In a previous life, I used to review Bratz media for for my blog. Although I wrote about other girl-centered media as well (Barbie: Life in the Dreamhouse, Ever After High, Lego Friends, MyScene, just to name a few), the Bratz series became a focus. Pretty soon I knew way more about dolls, the toy industry, and Bratz lore than even I felt comfortable with.
Uh, I’m a grown adult, who are the Bratz?
The show centered around the four main characters, who were also the first release dolls from the line back in 2001. Yasmin, Cloe, Jade, and Sasha were different from girl-next-door Barbie. They were hipper, cooler, and came wearing a full face of makeup, clad “urban” outfits (read: outfits popular in Black culture) so revealing it ruffled a great deal of feathers throughout the years.
Fun Fact: Yasmin is probably my favorite of the quartet. Because she’s a “writer.”
They were called the Girls with the Passion for Fashion, mostly by themselves. Their adventures on the small screen included several straight-to-DVD releases, two seasons of a Saturday morning TV show, and a live action film released in 2007. Which doesn’t really follow much of the storyline from any of the films or episodes. Which, I would say it was a good thing, because those storylines were not so great.
Unfortunately, the storyline for the life action movie isn’t exactly great either. So it’s not like it was an improvement. It seemed like they were trying harder when it came to the script, but the end is a weird, disjointed mess where the villain character ends up being the most interesting and compelling person in the entire film. Also, she has better songs.
I said it.
But back to the animated media.
So why was this media just so bad?
The Bratz movies and TV episodes were typically poorly animated. Often they would color swap a character or just recycle minor characters across films to populate the Bratz’ bizarre world. Which led to a great deal of unintentional comedy, such as when a rich male love interest in Bratz Rock Angelz (who turned out to be a jerk) apparently ended up falling into poverty and having to resort to becoming a weatherman on their TV show.
The plots were thin, at best. It would be completely fair to say the films were move focused on showing off the character’s tie-in doll release looks than creating a solid story. When it came to Bratz, the staff at MGA wanted to make it painfully clear that you’re either watching the film because you have the dolls or you want the dolls.
Fun Fact: The archive for my Bratz reviews and notes is 783 pages long. Which I personally find ridiculous.
One of my main point of contentions with this show is that the four girls are dubbed teens with the Passion for Fashion and run their own fashion magazine, but you rarely, if ever see them doing anything related to either of those tasks. They will talk about having to design this, or having to write this article, but showing them actually writing or sewing is rare, if it ever happens. Not even in a montage.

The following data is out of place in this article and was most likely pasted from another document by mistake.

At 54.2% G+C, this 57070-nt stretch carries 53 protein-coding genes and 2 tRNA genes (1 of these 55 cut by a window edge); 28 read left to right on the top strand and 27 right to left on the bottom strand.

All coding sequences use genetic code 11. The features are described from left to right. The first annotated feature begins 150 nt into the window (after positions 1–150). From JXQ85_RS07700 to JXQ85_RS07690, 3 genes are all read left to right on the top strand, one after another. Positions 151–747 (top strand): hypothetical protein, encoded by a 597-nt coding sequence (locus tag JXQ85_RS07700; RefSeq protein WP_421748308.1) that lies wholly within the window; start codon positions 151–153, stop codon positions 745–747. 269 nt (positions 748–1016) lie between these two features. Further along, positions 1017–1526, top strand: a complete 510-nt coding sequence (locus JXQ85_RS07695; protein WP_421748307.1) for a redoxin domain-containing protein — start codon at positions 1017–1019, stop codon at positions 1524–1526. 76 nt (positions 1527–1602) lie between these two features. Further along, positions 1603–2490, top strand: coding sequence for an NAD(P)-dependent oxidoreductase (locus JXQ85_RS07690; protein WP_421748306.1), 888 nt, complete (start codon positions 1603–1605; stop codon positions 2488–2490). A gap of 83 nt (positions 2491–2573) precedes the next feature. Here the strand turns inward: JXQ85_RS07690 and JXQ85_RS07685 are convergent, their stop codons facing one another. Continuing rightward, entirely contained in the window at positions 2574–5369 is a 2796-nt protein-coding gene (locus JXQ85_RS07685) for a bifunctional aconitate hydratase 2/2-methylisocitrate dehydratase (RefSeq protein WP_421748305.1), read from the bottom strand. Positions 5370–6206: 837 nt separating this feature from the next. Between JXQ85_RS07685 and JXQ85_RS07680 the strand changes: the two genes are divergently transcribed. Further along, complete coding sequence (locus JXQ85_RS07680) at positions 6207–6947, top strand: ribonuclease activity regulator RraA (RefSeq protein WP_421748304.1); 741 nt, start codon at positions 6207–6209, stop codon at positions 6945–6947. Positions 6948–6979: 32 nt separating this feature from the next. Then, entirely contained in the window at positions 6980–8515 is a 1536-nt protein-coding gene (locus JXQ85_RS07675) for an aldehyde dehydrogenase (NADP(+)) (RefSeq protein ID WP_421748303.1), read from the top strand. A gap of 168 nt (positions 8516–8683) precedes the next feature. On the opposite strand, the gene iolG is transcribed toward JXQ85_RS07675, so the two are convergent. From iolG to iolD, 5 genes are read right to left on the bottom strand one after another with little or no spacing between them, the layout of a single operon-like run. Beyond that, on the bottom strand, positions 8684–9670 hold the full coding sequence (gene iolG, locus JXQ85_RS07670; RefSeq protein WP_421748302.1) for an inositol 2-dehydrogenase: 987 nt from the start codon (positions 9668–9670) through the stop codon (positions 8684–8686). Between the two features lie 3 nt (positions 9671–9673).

Critics rightly pointed out how shallow, silly, and all around dull the movies and shows tended to be. Especially if you consume a lot of the media at once, it just becomes a swirl of headache-inducing friendship speeches with outfit changes.
Wait, so what is Rainbow High?
Rainbow High is the newest doll line from MGA. It follows an army of brightly colored young women into the most prestigious creative arts high school in the country. While the show isn’t exactly pushing the envelope, it’s far and away superior to the Bratz’ offerings.
The center of the show is still friendship and there is plenty of teen drama to go around. But at least the show actually depicts the girls working on assignments, being active, and even shows the results of their work. Whereas it was typical for the Bratz to hold up a copy of a magazine and proclaim it their best issue yet, one episode of Rainbow High actually contains an entire fashion show where the girls do two-look outfits while a voiceover talks about their insecurities and how they try to manage them.
Fun Fact: Sunny is my favorite Rainbow High student. Not just because of her Sailor Moon hairstyle. But because she is so annoyingly perky and optimistic she reminds me of me.
The animation is not perfection. But so many years on from Bratz, it looks worlds apart in quality. Every so often there’s an awkward moment where long skirts act like anything other than a long skirt, but really, that’s as bad as it gets.
Is the show watchable, dare we say, enjoyable?
Yes and maybe.
I realize I am not at all the intended audience for this show. At all. But the vibrant colors and low-stakes storylines are rather comforting to watch sometimes. Do I recommend adults run out to watch Rainbow High on Netflix right now? Of course not. But if kids media is kind of your thing, this might be your thing, too.
So, why do you watch these kids show again?
I’ve realized that someone can tell me about the newest, hottest, most critically-acclaimed show on streaming and tell me I simply must watch it, only for me to go hunting for one-star reviewed Netflix movies instead. Is my brain broken? Did I warp it all with Mystery Science Theater 3000 as a child? No idea.
Is it super fun to hear the old, “WHAT? You haven’t seen [insert mega popular movie here]?!” all the damn time? No. Although I would like a little appreciation for the fact I don’t try to shame people for not watching what I watch. Because I don’t do it, but I could be all:
“What do you MEAN you’ve never watched a Ross Hagen movie?! None of them!?! How do you LIVE??”
I forgot what the point of this blog was.
Welp. Stay safe, kids, and remember to floss!